When your fans’ rallying cry has become “the Pirates haven’t done anything either!” and your team’s moves have been surpassed by the announcement of a mascot, you know the Cold Stove has been unkind to your favorite franchise. Snow is piling up this morning in Cincinnati. Another polar vortex looms. Arizona and spring training seem like more than 2,000 miles and a month away. I feel another bout of off-seasonal affective disorder closing in.
So I’m going to write something positive.
To read this winter’s conventional wisdom about the Cincinnati Reds, dutifully repeated by the front office and others, you’d think the Reds don’t have enough money to operate a new hot dog stand, let alone take on salary through trades or free agent signings, or extend key players like Homer Bailey. If you read local reports you might wonder if the club is considering Austerity Über Alles! as the season’s slogan.
Thankfully, there’s considerable hope that the financial reality is different.
Last spring, in a 1,900-word article for Redleg Annual, I wrote that the Reds will add at least $100 million to revenues over the next handful of years. I carefully worked through the new national and local broadcasting agreements, the rapid growth in live digital platforms, higher attendance figures, occasional post-season windfalls and league revenue sharing. My conclusion was that the Reds could soon afford to operate like a $160-million payroll team, and that figure was conservative based on my (admittedly outsider) calculations.
When I wrote that, the Reds had spent an estimated $87 million in payroll in 2012. My view was (and remains) that they could reach the $160 million level by the 2017 season. The faster the Reds recognized and acted upon these favorable financial realities, the better off they would be relative to other clubs who were slow to adapt to the surging revenue streams.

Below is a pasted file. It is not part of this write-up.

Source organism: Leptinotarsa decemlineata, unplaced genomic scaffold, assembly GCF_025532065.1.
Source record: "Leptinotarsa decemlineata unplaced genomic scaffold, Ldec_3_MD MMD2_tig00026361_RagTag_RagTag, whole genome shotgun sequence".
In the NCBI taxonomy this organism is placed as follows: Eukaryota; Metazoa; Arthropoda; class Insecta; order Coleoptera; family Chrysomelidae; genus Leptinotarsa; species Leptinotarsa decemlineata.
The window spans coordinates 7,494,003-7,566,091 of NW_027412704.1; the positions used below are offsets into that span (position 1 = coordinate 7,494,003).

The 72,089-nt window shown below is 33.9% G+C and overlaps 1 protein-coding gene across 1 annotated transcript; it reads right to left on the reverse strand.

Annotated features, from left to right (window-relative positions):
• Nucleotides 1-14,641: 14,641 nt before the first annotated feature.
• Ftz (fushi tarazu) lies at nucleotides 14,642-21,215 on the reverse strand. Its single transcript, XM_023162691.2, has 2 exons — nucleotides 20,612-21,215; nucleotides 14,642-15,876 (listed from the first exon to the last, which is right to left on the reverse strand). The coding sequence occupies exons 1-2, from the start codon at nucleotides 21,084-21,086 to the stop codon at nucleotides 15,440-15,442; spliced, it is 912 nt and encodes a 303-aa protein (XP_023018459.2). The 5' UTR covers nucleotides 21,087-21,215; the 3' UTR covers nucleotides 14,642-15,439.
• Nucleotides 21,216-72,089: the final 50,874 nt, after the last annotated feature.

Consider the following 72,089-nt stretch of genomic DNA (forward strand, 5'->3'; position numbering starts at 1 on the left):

The Reds seemed to validate that thesis when they unexpectedly bumped payroll to an estimated $107 million in 2013. There was no announcement of a higher target, no revised script by general manager Walt Jocketty, no change in reporting about the Reds being a small-market team and not having the money to take steps. The payroll just jumped in one year by roughly $20 million.
It’s yet to be seen whether the Reds will retrench around that budget or whether it was the first of similar-sized steps toward a considerably higher payroll. If you believe the former, then the Reds, indeed, don’t have the budget for sizable new commitments. If it turns out to be the latter, then the Reds can afford nicer things.
At a $160 payroll in 2017, the Reds could pay Joey Votto the $22 million he’s owed, throw in new contracts for Jay Bruce ($20 m), Mat Latos ($20 m) and Homer Bailey ($18 m), and still have $80 million to spend on the rest of the roster.
To be sure, those are enormous salaries, but consider the context. Even amidst the growing inequality in baseball generated primarily by varying local broadcast contracts, the Reds will be vastly better off in an absolute sense over the next few years. We shouldn’t discuss the Reds payroll as though it’s static when it’s likely dynamic.
That’s not to say the Reds can act carelessly. Just because they can extend those players doesn’t mean they should. The organization’s private judgement may be that Homer Bailey or Mat Latos (or Johnny Cueto etc.) isn’t worth one of those big contracts. That’s certainly fair and a reason not to sign them to spendy extensions. Maybe that’s why the organization didn’t take my advice and work out the extension with Bailey last off-season as a way to get a discount. But whether it’s Homer Bailey, Tony Cingrani and/or Robert Stephenson, the Reds have the resources to sign contracts like that going forward.
See, spending other people’s money is fun!